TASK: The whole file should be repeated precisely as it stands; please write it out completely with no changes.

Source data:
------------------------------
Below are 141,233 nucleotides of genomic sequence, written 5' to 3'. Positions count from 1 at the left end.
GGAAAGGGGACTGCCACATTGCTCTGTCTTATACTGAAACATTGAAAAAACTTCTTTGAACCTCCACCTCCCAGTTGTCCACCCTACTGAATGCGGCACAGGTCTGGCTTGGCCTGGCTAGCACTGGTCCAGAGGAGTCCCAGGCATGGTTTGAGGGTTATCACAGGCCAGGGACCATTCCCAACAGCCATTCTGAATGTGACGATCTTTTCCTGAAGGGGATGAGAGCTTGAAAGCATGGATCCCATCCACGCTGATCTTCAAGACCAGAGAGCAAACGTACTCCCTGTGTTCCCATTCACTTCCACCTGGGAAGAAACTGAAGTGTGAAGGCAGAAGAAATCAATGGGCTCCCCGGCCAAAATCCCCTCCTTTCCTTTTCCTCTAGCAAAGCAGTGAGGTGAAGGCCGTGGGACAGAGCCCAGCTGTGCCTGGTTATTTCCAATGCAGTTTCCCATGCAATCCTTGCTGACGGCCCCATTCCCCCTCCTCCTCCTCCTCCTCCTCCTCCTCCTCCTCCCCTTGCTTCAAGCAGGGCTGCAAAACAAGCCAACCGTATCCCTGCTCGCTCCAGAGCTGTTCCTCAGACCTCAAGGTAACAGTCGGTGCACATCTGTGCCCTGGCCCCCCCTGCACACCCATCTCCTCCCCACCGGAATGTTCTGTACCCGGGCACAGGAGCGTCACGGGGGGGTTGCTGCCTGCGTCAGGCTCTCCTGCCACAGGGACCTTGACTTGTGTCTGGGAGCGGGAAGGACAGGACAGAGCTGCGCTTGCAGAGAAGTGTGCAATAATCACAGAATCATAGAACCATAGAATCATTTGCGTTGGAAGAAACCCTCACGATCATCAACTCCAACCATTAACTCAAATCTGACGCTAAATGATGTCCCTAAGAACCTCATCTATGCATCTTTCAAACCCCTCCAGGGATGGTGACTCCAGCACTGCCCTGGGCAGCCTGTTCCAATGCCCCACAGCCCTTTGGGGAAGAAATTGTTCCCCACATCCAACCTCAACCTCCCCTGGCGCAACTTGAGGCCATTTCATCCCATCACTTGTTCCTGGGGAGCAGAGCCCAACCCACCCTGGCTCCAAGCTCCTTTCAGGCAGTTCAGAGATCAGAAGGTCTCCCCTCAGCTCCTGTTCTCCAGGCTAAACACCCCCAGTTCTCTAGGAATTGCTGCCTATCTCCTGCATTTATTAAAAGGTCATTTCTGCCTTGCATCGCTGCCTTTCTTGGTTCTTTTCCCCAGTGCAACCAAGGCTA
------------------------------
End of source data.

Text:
Below are 141,233 nucleotides of genomic sequence, written 5' to 3'. Positions count from 1 at the left end.
GGAAAGGGGACTGCCACATTGCTCTGTCTTATACTGAAACATTGAAAAAACTTCTTTGAACCTCCACCTCCCAGTTGTCCACCCTACTGAATGCGGCACAGGTCTGGCTTGGCCTGGCTAGCACTGGTCCAGAGGAGTCCCAGGCATGGTTTGAGGGTTATCACAGGCCAGGGACCATTCCCAACAGCCATTCTGAATGTGACGATCTTTTCCTGAAGGGGATGAGAGCTTGAAAGCATGGATCCCATCCACGCTGATCTTCAAGACCAGAGAGCAAACGTACTCCCTGTGTTCCCATTCACTTCCACCTGGGAAGAAACTGAAGTGTGAAGGCAGAAGAAATCAATGGGCTCCCCGGCCAAAATCCCCTCCTTTCCTTTTCCTCTAGCAAAGCAGTGAGGTGAAGGCCGTGGGACAGAGCCCAGCTGTGCCTGGTTATTTCCAATGCAGTTTCCCATGCAATCCTTGCTGACGGCCCCATTCCCCCTCCTCCTCCTCCTCCTCCTCCTCCTCCTCCTCCCCTTGCTTCAAGCAGGGCTGCAAAACAAGCCAACCGTATCCCTGCTCGCTCCAGAGCTGTTCCTCAGACCTCAAGGTAACAGTCGGTGCACATCTGTGCCCTGGCCCCCCCTGCACACCCATCTCCTCCCCACCGGAATGTTCTGTACCCGGGCACAGGAGCGTCACGGGGGGGTTGCTGCCTGCGTCAGGCTCTCCTGCCACAGGGACCTTGACTTGTGTCTGGGAGCGGGAAGGACAGGACAGAGCTGCGCTTGCAGAGAAGTGTGCAATAATCACAGAATCATAGAACCATAGAATCATTTGCGTTGGAAGAAACCCTCACGATCATCAACTCCAACCATTAACTCAAATCTGACGCTAAATGATGTCCCTAAGAACCTCATCTATGCATCTTTCAAACCCCTCCAGGGATGGTGACTCCAGCACTGCCCTGGGCAGCCTGTTCCAATGCCCCACAGCCCTTTGGGGAAGAAATTGTTCCCCACATCCAACCTCAACCTCCCCTGGCGCAACTTGAGGCCATTTCATCCCATCACTTGTTCCTGGGGAGCAGAGCCCAACCCACCCTGGCTCCAAGCTCCTTTCAGGCAGTTCAGAGATCAGAAGGTCTCCCCTCAGCTCCTGTTCTCCAGGCTAAACACCCCCAGTTCTCTAGGAATTGCTGCCTATCTCCTGCATTTATTAAAAGGTCATTTCTGCCTTGCATCGCTGCCTTTCTTGGTTCTTTTCCCCAGTGCAACCAAGGCTA